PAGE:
Hookers in Rugby Union

Playing as a Hooker in rugby is a very challenging job that does not bring a huge amount of reward. In a recent study on Premiership Rugby, Hookers were the lowest paid on average of any position. But the Hooker is a crucial role for a lot of rugby teams and you can really see the difference between an elite Hooker and an average Hooker.

The Role of a Hooker

The name Hooker comes from the job that the position has in the scrum. In the scrum, the Hooker will be in the middle of the two props, meaning they have a huge amount of weight pushed through them. Despite all of that weight, a Hooker needs precision at this stressful time.

That is because it is their role to hook the ball backwards to get it out of the scrum. This means that while almost a tonne of weight is pushing them forwards and a tonne of weight pushing against them, the hooker has to lift one leg, find the ball on the ground amongst a sea of legs and hook it back to get it out of the scrum.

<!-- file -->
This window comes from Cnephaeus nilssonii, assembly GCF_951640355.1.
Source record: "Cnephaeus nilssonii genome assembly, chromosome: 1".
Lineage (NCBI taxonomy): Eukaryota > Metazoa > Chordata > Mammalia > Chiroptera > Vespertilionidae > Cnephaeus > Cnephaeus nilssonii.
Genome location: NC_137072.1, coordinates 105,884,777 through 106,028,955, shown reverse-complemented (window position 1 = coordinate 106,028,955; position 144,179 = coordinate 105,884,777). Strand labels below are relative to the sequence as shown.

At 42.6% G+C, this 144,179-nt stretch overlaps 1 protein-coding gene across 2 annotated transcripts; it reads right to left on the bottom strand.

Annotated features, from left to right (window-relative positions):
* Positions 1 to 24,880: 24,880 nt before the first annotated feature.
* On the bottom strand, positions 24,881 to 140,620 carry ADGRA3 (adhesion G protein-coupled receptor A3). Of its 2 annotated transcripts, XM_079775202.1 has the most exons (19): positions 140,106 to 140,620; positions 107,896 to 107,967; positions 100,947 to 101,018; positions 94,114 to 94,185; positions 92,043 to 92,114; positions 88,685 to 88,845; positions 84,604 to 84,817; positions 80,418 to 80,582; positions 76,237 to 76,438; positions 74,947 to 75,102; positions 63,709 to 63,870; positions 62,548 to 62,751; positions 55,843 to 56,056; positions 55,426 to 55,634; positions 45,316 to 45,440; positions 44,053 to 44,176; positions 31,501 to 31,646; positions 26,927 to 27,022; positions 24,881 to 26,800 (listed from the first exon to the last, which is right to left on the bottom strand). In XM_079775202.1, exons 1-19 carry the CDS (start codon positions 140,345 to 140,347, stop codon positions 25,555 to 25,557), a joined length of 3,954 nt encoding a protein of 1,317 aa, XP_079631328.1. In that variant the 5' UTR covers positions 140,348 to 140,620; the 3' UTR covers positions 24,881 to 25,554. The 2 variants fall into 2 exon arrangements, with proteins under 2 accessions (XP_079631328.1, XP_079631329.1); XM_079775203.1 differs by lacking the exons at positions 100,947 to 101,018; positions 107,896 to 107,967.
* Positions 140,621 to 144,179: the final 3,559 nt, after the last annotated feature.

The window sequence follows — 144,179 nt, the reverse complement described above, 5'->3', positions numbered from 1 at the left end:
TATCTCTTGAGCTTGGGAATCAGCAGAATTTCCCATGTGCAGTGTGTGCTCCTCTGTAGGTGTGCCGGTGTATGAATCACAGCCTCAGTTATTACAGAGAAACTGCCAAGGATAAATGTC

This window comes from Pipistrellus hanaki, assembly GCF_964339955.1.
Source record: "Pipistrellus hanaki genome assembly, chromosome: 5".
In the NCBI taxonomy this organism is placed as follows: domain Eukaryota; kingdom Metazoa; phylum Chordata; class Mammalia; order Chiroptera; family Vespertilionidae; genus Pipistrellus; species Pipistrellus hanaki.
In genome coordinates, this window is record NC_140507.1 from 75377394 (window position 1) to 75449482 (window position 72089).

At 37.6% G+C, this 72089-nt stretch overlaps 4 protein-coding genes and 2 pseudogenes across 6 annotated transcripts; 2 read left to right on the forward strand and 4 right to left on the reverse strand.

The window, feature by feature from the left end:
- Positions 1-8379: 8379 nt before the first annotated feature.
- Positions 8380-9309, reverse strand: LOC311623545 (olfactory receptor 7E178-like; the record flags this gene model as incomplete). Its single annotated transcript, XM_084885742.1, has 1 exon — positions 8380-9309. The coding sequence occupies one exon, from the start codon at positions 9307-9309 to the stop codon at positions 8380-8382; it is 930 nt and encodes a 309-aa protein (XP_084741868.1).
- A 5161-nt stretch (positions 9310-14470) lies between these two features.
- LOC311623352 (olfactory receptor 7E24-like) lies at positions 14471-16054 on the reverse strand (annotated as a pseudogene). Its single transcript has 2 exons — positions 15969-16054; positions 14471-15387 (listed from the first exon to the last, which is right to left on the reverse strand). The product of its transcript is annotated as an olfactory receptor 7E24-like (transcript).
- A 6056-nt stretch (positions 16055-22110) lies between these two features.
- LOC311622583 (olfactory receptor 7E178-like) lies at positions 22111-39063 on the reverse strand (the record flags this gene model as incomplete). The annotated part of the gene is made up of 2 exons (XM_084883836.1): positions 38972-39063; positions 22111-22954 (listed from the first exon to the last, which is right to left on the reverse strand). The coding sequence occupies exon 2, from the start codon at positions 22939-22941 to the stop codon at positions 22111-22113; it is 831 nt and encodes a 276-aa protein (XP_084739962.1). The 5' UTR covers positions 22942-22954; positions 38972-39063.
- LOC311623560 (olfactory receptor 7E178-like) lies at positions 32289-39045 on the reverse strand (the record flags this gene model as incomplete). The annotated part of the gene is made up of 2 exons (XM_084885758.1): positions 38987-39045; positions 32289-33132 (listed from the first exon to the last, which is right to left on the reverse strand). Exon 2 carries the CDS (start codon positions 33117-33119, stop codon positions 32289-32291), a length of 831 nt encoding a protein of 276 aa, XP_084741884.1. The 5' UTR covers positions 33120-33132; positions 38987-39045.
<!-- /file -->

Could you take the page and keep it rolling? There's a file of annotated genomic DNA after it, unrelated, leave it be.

This is an incredibly difficult job that is crucial. If the ball cannot get out of the scrum then it ruins the attacking teams opportunity to launch an attack from the scrum. If the hooker can get the ball back through the scrum quickly then this can launch the attack even quicker and gives the attacking team a great opportunity to score.

While the Hookers have to focus on hooking the ball back, they are still crucial to the success of the scrum. They need to be able to push as hard as possible, with the best hookers in the world having broad shoulders with powerful legs, able to drive their opposition back in the scrum.

A hooker can be crucial to a scrum winning a penalty and if you can establish a dominant scrum, penalties and turnovers will likely benefit your team. The best hookers in the world are brilliant scrummagers, able to push their opposition back along with the rest of their front row and win their team penalties.

Being the centre point of the scrum is a crucial set piece roll that Hookers have, but there is another crucial set piece role that can be really detrimental if the role is performed badly. The other major set piece roll of a hooker is throwing the ball into the lineout.